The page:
Then came August 25, 2005 and with it, Hurricane Katrina.
The Poree's were fortunate; their home out of which they ran the business -- wasn't damaged, but without electrical power or water they had to evacuate. They went first to Houston and then to Baton Rouge. In October 2005, Malcolm returned to New Orleans to pick up the pieces while Shawanda followed her job to Mississippi where she remained until June of 2006. Though separated geographically, they worked together to restore the business.
Uniforms for local schools, sports teams and the like form a large part of the Poree's customer base, and in the months following the hurricane, everything was shut down. It wasn't until December that customers started trickling in. "We realized we had to do something with the business or start to look for another job, she said.
They wrote a business plan focused on growing the business beyond New Orleans. Poree said that the easiest way for them to achieve that goal was through the Internet. "We had a Web site with Homestead from the beginning, but it was mainly a brochure site. We weren't using it in any significant way," she said.
The Poree's business plan takes a three-tiered approach to grow the business both locally and beyond:
Poree was on the Homestead site looking for extra features when she read Kitch's blog and the invitation to New York. She wrote five sentences outlining the challenges they faced and how a trip to the Small Business Summit could jump start the effort. "It was a great experience, and we learned a lot that will help us down the road," she said.
Business has picked up considerably a combination of word-of-mouth that Poree's business was up and running again, the reopening of schools, the business plan and the improved Web site. "We're growing, and we've met our goal every year. This year's goal is to double last year's profits," said Poree.
The next step, Poree said, is to have Homestead merge their Web site with their Quickbooks application and to secure the financing for the retail space.Michéal Castaldo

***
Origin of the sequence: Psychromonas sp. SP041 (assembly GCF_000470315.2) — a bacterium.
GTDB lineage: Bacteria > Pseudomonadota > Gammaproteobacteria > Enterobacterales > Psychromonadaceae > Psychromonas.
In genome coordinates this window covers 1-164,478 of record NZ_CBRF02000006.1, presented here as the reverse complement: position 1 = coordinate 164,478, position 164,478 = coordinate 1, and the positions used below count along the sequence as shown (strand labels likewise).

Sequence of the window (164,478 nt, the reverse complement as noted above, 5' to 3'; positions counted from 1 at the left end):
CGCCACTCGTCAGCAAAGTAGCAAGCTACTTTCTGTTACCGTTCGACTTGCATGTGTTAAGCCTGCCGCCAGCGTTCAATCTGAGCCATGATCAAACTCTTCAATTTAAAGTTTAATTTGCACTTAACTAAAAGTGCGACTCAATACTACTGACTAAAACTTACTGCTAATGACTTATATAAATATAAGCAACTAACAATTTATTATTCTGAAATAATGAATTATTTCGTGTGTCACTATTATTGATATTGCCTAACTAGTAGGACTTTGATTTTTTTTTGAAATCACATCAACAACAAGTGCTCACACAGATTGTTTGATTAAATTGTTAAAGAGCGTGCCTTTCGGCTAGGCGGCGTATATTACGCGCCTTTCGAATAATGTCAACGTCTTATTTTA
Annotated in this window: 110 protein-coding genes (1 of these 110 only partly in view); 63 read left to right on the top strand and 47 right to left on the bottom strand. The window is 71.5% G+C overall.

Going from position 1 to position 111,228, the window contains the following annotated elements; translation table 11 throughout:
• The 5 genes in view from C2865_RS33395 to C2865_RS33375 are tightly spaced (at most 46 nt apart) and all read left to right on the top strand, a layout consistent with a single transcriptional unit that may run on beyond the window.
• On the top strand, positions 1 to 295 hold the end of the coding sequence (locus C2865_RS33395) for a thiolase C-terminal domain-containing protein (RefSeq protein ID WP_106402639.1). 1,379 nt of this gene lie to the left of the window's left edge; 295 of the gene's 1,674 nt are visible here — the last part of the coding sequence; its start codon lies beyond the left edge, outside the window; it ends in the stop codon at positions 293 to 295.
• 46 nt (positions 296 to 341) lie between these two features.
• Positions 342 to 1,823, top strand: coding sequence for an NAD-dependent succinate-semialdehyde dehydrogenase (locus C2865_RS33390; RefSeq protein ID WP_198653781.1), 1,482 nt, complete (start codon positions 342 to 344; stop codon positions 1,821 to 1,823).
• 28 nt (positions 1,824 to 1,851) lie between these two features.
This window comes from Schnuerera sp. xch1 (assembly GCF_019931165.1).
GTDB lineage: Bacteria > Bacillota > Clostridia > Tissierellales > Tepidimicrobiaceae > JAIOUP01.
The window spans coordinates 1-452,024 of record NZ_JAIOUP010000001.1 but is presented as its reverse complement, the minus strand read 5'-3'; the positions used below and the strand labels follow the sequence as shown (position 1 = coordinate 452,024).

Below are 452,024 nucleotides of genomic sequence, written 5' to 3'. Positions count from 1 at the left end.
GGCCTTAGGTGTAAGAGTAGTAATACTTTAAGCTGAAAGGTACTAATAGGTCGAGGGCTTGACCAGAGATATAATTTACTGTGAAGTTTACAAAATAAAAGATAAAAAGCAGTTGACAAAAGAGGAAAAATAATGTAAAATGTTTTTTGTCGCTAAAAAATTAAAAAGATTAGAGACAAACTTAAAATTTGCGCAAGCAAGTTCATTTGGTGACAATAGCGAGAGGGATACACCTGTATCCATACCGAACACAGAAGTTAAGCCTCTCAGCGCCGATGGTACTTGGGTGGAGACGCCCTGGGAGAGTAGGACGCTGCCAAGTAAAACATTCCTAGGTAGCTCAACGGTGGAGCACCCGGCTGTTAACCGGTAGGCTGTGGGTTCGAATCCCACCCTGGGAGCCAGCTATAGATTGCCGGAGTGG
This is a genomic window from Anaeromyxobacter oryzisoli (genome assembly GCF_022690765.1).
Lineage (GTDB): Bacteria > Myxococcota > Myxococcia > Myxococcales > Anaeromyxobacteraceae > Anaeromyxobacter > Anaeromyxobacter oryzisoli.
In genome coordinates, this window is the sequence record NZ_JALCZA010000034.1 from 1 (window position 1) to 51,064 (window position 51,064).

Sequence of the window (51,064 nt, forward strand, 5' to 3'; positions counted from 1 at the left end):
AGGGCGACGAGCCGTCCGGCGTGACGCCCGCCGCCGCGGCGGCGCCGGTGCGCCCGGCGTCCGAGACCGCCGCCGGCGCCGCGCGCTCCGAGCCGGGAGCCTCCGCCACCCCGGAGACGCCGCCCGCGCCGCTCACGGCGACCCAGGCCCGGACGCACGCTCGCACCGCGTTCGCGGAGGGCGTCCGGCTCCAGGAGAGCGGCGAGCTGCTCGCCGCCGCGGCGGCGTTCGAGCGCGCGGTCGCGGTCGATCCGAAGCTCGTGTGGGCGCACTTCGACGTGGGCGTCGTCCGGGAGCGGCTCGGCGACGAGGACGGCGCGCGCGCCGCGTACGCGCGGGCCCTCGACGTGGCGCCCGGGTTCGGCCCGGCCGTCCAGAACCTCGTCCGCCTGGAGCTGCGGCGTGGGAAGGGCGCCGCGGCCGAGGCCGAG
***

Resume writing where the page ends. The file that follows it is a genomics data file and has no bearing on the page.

An enthusiastic Homestead customer, Michéal Castaldo is a one-man hive of entrepreneurial activity. The owner of four Homestead Web sites, Castaldo's businesses are as varied as his interests.
He's a property manager, renting out his family's villa in southern Italy, a performer, musician and producer, an olive oil importer and the founder of the La Dolce Vita Foundation. "What I like about Homestead is that I can design, maintain and update all four of my sites myself even though I don't know any HTML," said Castaldo. "I didn't have to buy expensive applications that take a year to learn."
Two of his businesses the villa rental and the olive oil importing are seasonal while the other two are year round. "The Web sites are great marketing tools. I have an image gallery with more than 150 photos on the villa site, and the site for my singing acts as an electronic press kit," he said.
Castaldo thoroughly enjoyed meeting Kitch at the Small Business Summit. "It was my first time at such an event, and I learned a lot about other technologies and networking. Got a lot of tips and ideas about how to manage four different entities. Reflecting on Homestead, he said, "They offer a 30-day free trial so you can see if it's your cup of tea. You don't have anything to lose."